I have been working several projects with Scrum method and, in some, we have taken the decision of execute Scrum sprints of dynamic length (every sprint).

For me it have some advantages:

  • Adapt the Sprint length to the "real" work charge by Sprint (always respecting the Sprint min-max duration rules).
  • More simple planification of Sprint (not have to "play with" the end of the Sprint to fix the lenght)
  • Easy to adapt complete functionalities in short planifications.

The main dis-advantage is that feedback to the client is sent in variable time spaces, but if they are informed and confortable with this, there are no problem.

Is this an accepted practice in the Scrum method?


I have posted the same question in the official Scrum Forum and, as we can see, no quorum: http://www.scrum.org/Forums/aft/340

  • Possibly related question - pm.stackexchange.com/q/605/643. Hope it helps.
    – M0N4K0
    Commented Apr 30, 2013 at 11:55
  • I had read this thread, but my question is another. Related to base the setup Sprint length in the work inside every Sprint, and not fixed length
    – unairoldan
    Commented Apr 30, 2013 at 12:04
  • Sorry, I didn't quite get the question.
    – M0N4K0
    Commented Apr 30, 2013 at 12:32
  • What's your variance? 1-2 weeks? Longer? Commented May 1, 2013 at 8:28
  • 2
    Not Scrum. But who cares if it isn't Scrum as long as it is working! Commented May 3, 2013 at 9:35

4 Answers 4


One of the primary reasons for the fixed sprint length in Scrum is to make obvious various problems your team(s) might be encountering. Removing the regular cadence will make it more difficult to see these problems and address them. For example: if you consistently have trouble completing functionality within a timebox, that may be a sign that you are not breaking stories down enough. OR, it may mean that something is wrong with your testing process (happening too late in your process, is not sufficiently automated, etc).

Another good reason for a fixed sprint length is when you try to scale Scrum beyond one team (don't know if this does or will apply to you). It is much easier if all your related teams are on the same cadence.

Also, I would recommend googling the "importance of agile cadence". There are a number of articles on the usefulness of cadence beyond just velocity.

Finally, there are some situations where a fixed development cadence just doesn't work well. That may be the case for your situation. I would recommend looking into Kanban as an alternative to Scrum (it doesn't use iterations at all, but implements many of the same agile principles as Scrum).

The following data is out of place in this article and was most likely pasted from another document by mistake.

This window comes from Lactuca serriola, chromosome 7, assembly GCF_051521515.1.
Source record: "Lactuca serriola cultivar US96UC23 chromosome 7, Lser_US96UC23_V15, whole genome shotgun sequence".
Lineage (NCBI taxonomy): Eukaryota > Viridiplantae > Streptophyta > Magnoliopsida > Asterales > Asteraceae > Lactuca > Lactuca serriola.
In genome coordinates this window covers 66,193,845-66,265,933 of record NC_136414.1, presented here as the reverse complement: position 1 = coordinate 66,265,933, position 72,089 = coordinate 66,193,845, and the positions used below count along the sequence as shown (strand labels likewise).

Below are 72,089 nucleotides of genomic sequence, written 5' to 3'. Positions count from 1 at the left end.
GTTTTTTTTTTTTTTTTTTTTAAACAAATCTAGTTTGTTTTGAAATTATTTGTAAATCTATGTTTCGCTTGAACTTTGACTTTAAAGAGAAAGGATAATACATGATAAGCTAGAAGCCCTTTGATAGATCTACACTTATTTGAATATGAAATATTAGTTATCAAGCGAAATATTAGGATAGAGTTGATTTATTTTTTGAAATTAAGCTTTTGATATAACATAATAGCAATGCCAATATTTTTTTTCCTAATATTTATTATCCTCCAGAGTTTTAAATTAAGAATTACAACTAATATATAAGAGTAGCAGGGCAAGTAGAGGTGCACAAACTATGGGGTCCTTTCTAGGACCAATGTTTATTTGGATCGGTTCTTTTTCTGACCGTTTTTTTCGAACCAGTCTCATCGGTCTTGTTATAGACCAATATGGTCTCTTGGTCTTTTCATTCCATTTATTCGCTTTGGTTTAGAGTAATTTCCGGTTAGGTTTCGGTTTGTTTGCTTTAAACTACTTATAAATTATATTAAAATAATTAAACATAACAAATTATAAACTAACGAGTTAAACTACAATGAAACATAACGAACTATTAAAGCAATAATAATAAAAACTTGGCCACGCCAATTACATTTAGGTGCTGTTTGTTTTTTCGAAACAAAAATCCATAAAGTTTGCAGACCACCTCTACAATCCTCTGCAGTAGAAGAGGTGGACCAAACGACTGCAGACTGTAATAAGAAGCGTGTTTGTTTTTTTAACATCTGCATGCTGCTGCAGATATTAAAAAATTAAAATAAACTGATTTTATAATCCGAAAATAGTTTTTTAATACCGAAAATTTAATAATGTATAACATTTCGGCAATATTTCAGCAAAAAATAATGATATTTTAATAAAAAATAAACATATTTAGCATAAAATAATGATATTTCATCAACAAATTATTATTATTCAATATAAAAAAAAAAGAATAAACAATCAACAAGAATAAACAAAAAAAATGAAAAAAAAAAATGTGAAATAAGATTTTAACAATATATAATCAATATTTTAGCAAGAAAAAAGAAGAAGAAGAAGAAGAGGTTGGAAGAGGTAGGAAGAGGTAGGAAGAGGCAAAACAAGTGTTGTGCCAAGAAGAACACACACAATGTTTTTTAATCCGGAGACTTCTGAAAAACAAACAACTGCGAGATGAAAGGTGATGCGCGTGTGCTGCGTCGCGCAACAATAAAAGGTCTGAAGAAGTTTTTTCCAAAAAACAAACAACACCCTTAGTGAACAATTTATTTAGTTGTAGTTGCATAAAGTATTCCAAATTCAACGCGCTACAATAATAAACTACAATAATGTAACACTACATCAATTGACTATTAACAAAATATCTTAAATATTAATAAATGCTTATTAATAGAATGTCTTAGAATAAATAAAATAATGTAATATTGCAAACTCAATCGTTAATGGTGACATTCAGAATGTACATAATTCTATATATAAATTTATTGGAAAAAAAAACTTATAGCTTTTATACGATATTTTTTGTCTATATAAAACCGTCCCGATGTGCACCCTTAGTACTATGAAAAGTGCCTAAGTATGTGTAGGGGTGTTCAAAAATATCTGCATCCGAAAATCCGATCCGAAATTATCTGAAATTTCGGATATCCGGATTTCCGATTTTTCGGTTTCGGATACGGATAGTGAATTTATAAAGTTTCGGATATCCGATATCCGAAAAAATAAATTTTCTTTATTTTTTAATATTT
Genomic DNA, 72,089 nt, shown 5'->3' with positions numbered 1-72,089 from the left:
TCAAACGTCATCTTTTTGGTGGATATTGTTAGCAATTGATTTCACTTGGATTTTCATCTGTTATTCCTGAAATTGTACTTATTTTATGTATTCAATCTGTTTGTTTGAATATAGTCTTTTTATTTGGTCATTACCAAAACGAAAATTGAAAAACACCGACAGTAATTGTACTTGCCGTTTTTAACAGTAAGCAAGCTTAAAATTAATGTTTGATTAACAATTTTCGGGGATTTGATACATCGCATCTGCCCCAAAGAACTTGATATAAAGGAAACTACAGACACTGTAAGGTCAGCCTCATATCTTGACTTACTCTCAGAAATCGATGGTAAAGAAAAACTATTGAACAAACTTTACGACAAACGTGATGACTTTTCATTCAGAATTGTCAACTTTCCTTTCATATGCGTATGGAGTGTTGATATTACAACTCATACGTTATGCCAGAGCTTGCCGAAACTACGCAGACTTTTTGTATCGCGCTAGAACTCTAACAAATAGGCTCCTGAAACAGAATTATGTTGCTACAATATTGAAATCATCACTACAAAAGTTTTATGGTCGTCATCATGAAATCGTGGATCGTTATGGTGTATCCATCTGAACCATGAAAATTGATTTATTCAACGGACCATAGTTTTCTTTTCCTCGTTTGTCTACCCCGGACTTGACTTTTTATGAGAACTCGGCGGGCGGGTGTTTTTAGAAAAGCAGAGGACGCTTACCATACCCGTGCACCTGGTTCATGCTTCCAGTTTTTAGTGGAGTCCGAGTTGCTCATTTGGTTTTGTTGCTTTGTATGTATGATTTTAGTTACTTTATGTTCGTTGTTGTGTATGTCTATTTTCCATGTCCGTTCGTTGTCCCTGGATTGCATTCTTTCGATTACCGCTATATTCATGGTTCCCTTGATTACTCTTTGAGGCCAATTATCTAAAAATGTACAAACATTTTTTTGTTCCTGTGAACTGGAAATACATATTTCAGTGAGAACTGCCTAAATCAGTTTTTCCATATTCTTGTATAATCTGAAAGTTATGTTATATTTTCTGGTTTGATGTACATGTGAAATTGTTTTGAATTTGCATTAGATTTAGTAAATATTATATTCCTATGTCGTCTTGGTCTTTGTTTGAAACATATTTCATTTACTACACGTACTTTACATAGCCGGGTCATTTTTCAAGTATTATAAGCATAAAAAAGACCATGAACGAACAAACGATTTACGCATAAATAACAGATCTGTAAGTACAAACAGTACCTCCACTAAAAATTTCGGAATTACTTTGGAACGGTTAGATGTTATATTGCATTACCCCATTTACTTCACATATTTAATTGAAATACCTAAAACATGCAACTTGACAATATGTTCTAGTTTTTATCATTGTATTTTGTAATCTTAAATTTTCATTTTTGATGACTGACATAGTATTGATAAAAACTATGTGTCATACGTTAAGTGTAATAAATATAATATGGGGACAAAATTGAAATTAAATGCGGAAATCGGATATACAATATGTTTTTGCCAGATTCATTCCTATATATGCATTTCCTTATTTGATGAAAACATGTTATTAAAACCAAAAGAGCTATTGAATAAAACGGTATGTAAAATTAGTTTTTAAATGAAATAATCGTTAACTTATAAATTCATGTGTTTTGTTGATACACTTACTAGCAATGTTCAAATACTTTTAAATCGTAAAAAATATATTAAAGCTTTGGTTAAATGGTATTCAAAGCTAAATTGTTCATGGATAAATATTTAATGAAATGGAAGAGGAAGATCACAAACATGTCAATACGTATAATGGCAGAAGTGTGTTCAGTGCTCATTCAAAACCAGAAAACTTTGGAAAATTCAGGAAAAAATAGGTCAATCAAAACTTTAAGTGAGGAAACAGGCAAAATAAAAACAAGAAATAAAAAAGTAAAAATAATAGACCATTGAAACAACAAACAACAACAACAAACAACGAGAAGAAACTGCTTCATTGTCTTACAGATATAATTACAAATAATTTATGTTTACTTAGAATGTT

• In case of various teams, is clear to use fixed length, but is not our case
    – unairoldan
    Commented May 1, 2013 at 8:36
  • About how to address the possible problems; I do not see the difference in detect and solve this problems between fixed or dynamic approximation...
    – unairoldan
    Commented May 1, 2013 at 8:38
  • 1
    Ztere0, My comment about making it easier to detect problems is based on this: the fixed sprint length is a core aspect of Scrum. It is a very demanding practice, requiring good planning, story breakdown, estimation, WIP monitoring, testing, technical practices and communication/collaboration. By doing away with the fixed sprint length, you often set yourself up so that you A) no longer see these problems as they arise and B) are not forced to get better at them to deliver successful iterations. Commented May 1, 2013 at 18:26

Scrum is a framework with few constraints; one of them is the timebox Sprint with a static rhythm. You need a static length of sprints to calculate your velocity, and to use the scrum pattern "Yesterday's Weather" in your plans. You have to make your team to get into the habit of doing scrum ceremonials that's why the rhythm of the meeting must be fixed and predictable.

  • you can perfectly calculate your sprint velocity and apply "Yesterday's Weather" just doing in a percentile mode.
    – unairoldan
    Commented Apr 30, 2013 at 12:10
  • @Ztere0 Sorry, but no. In Scrum, each User Story is "done" or "not done." Sprint Goals are either "met" or "not met." This is to avoid the "70% of our stories are 80% done" syndrome.
    – Todd A. Jacobs
    Commented May 2, 2013 at 19:55
  • I know that a history is done or not done. The percentile is applied to the total sprint, not by task
    – unairoldan